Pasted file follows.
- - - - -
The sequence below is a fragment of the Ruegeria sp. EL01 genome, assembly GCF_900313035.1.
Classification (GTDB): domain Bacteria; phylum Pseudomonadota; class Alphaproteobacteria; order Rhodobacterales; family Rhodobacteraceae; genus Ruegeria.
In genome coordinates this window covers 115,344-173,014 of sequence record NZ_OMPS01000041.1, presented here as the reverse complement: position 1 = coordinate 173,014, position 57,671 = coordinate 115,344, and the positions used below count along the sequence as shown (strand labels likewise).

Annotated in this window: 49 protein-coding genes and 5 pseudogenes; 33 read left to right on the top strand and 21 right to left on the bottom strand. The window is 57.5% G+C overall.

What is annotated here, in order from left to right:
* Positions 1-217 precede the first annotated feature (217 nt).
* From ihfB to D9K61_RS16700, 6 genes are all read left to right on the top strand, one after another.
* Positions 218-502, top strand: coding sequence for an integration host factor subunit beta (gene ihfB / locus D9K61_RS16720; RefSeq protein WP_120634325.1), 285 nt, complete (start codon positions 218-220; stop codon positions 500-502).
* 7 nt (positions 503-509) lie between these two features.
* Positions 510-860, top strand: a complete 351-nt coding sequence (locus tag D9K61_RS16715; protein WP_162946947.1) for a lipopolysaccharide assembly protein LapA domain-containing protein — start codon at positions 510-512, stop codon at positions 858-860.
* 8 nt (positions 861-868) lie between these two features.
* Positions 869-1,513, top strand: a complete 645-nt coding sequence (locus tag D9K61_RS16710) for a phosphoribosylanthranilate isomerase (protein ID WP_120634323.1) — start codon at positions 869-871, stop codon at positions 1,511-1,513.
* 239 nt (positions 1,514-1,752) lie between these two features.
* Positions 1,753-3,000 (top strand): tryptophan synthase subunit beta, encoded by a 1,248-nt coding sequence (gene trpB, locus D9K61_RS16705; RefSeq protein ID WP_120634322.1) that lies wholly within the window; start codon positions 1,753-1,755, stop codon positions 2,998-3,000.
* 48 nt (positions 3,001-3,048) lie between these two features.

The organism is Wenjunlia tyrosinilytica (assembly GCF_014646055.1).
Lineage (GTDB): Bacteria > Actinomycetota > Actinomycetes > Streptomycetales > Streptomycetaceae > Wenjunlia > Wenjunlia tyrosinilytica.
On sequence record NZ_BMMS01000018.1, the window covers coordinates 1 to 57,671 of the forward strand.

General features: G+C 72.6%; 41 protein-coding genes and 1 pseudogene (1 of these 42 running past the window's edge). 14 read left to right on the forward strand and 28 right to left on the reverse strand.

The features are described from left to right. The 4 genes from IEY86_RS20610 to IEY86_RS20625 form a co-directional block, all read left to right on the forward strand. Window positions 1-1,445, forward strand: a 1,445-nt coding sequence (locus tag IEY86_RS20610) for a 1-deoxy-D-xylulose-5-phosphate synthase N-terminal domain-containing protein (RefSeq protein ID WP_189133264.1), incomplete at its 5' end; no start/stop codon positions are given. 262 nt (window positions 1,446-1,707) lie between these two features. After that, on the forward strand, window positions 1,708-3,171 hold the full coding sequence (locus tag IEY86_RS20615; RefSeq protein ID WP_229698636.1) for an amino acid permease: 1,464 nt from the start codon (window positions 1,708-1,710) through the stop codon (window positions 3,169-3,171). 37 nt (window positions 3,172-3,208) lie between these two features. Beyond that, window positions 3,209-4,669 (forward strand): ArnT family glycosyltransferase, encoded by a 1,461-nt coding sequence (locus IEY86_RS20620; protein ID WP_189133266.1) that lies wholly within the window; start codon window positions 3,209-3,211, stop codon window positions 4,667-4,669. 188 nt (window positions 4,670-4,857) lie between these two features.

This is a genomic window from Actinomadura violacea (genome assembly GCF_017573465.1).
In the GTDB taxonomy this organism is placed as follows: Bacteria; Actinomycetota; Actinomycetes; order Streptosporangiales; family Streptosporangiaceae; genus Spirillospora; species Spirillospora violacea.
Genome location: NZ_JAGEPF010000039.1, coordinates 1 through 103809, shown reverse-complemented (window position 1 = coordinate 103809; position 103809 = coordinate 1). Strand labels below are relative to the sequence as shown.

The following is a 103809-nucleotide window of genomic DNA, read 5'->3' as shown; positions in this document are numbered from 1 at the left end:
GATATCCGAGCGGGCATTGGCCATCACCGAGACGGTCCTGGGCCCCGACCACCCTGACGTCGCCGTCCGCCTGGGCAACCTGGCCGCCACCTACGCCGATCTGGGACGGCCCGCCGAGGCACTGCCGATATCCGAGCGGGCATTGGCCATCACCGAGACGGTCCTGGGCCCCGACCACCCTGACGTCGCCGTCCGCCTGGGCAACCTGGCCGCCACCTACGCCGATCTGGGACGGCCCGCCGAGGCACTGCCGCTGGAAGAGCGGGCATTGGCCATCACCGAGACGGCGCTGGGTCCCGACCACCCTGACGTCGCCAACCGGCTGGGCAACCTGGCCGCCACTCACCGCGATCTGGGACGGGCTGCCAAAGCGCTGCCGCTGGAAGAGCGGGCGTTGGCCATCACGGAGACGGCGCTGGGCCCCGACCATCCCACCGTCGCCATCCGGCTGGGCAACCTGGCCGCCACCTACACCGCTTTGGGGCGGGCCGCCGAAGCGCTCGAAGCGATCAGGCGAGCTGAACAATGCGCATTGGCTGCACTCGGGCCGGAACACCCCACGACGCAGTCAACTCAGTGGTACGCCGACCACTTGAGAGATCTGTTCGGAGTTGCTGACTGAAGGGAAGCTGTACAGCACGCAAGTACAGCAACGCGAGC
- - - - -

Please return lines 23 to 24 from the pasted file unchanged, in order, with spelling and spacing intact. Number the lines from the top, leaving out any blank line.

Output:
Genome location: NZ_JAGEPF010000039.1, coordinates 1 through 103809, shown reverse-complemented (window position 1 = coordinate 103809; position 103809 = coordinate 1). Strand labels below are relative to the sequence as shown.

The following is a 103809-nucleotide window of genomic DNA, read 5'->3' as shown; positions in this document are numbered from 1 at the left end: